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The top secret ways to contact Google directly

It isn’t always easy to find the answers you need when it comes to Google products, but if you want to pick up the phone or increase your chances of getting answers from a Google employee, here’s a complete list of how to accomplish your goals.



contact google

contact google

How to contact Google directly

If you have a computer/device and the internet, you’re most likely using a Google product right this very second, and there is a chance you’ve had a challenge at some point that you wished you could talk to someone at Google about. Whether you’re a phone person or an email person, there are ways to actually get in touch with the perfect person to get your questions answered, and while most of these are not a secret at all, it isn’t overly evident on most of Google’s pages and takes digging. No longer.
Google is infamous for ignoring contact forms and for messages going into a giant black hole, but you can get around that.

Step one: general contact

The first place to start is where you can search by Google product. You might just find exactly what you need right off the bat, but if you don’t, you can always try which can help you direct to general answers about Google products.

Also in your first round of trying to contact Google, try the Product Forums which Google employees are known to monitor and respond. Many people have great success in finding answers just by searching, but when you can’t find what you’re looking for, you can always ask questions about any of these Google products: AdSense, Blogger, Chrome, Gmail, Google Affiliate Network, Google Analytics, Google Books, Google Apps, Google Calendar, Google Chat, Google Checkout Merchant, Google Commerce, Google Custom Search, Google Docs, Google Drive, Google Earth, Google Fusion Tables, Google Maps, Google News, Google Voice, Google Wallet, Google+ Hangouts, Orkut, Picasa, YouTube, and more.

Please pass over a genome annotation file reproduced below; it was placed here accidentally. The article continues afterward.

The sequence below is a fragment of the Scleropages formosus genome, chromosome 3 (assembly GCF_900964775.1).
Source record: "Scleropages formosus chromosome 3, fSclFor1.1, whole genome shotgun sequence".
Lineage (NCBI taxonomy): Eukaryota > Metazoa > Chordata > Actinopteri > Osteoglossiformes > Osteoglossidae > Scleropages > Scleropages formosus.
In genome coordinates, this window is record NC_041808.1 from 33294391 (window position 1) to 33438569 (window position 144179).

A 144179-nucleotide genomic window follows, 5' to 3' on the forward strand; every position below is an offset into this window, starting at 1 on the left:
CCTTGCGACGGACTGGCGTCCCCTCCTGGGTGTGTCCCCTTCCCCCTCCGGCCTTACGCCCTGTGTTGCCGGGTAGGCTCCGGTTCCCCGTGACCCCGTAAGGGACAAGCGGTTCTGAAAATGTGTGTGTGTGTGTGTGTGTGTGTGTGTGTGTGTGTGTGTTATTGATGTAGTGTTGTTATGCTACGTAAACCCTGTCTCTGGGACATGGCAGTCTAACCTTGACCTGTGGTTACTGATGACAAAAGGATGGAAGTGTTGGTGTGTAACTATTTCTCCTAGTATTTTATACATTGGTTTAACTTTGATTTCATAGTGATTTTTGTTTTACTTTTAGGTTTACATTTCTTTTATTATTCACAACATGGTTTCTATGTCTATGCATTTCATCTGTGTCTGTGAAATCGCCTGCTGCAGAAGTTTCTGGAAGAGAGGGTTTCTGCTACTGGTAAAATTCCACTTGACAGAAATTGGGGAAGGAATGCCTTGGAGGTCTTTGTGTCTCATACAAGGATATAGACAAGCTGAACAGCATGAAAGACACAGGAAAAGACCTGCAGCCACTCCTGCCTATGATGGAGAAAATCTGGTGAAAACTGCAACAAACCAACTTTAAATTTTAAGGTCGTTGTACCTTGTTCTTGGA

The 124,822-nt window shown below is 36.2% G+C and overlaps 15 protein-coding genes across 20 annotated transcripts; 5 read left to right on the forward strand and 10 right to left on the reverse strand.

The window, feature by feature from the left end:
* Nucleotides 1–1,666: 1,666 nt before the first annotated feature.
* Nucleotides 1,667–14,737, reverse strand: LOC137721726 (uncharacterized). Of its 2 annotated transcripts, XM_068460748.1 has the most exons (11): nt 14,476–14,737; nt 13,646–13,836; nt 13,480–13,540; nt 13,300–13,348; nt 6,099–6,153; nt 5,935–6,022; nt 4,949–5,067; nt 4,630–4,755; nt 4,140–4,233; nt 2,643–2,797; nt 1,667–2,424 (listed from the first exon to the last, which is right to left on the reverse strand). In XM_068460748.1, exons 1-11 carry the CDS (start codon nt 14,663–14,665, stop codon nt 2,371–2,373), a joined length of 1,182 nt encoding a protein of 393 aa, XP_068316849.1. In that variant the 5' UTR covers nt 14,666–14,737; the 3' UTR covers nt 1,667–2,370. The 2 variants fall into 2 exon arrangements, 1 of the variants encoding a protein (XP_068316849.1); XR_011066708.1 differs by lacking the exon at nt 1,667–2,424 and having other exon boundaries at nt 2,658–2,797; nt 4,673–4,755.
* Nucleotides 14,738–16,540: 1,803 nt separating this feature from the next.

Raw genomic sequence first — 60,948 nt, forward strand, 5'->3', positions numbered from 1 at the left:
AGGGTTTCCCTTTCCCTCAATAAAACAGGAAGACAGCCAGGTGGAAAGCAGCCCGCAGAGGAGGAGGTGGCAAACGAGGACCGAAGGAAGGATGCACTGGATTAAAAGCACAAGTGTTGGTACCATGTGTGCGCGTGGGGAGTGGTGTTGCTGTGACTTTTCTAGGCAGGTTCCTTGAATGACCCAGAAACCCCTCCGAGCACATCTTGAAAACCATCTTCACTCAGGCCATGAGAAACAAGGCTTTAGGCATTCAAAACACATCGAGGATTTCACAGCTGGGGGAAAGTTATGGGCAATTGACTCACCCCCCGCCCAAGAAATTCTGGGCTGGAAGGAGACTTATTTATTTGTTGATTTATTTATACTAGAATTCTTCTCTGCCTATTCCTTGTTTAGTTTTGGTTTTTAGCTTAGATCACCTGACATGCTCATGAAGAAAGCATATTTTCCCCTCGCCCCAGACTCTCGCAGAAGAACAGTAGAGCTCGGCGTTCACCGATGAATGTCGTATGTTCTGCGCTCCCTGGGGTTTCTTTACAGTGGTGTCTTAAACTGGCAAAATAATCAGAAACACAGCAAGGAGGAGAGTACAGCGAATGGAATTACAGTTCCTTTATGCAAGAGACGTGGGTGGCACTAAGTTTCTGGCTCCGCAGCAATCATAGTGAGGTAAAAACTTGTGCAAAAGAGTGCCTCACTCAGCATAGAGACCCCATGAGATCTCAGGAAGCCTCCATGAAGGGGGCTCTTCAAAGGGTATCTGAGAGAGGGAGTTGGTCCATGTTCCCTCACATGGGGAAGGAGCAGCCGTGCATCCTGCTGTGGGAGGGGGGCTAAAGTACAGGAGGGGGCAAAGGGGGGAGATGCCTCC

Step two: get on the phone

The general contact page and the forums didn’t yield results. So you want to get on the phone. Calling 1-650-253-0000 for general inquiries from technical support to customer service. But this is general and you have to go through an automated system to system (hint: press 5 for customer service). If you already know who you want to talk to, dial that person’s extension by pressing 8 to dial by name.

Google has offices around the world, each having a different function, and if you know which local office you need to reach, there is a full list available of phone numbers and addresses for the local Google offices.

Step three: get real, you want specifics

There is a huge chance that step one and step two will leave some people still in the dark or maybe you need an answer sooner than later, so here are the other ways you can contact Google at the exact level you’re looking for.

Get help with Gmail:

How to contact Google when you need Chrome help:

Google+ can be tricky, here’s how to get help:

How to contact Google about Google Analytics:

  • You can get technical support for Google Analytics to address problems or questions.
  • The fastest way to get help, however, is probably the Google Analytics Community Forums where other users (and possibly Google employees) are discussing not only technical issues but how to better use the product or answer simple questions for beginners as well as experts.

Google+ Local: getting support for your business listing: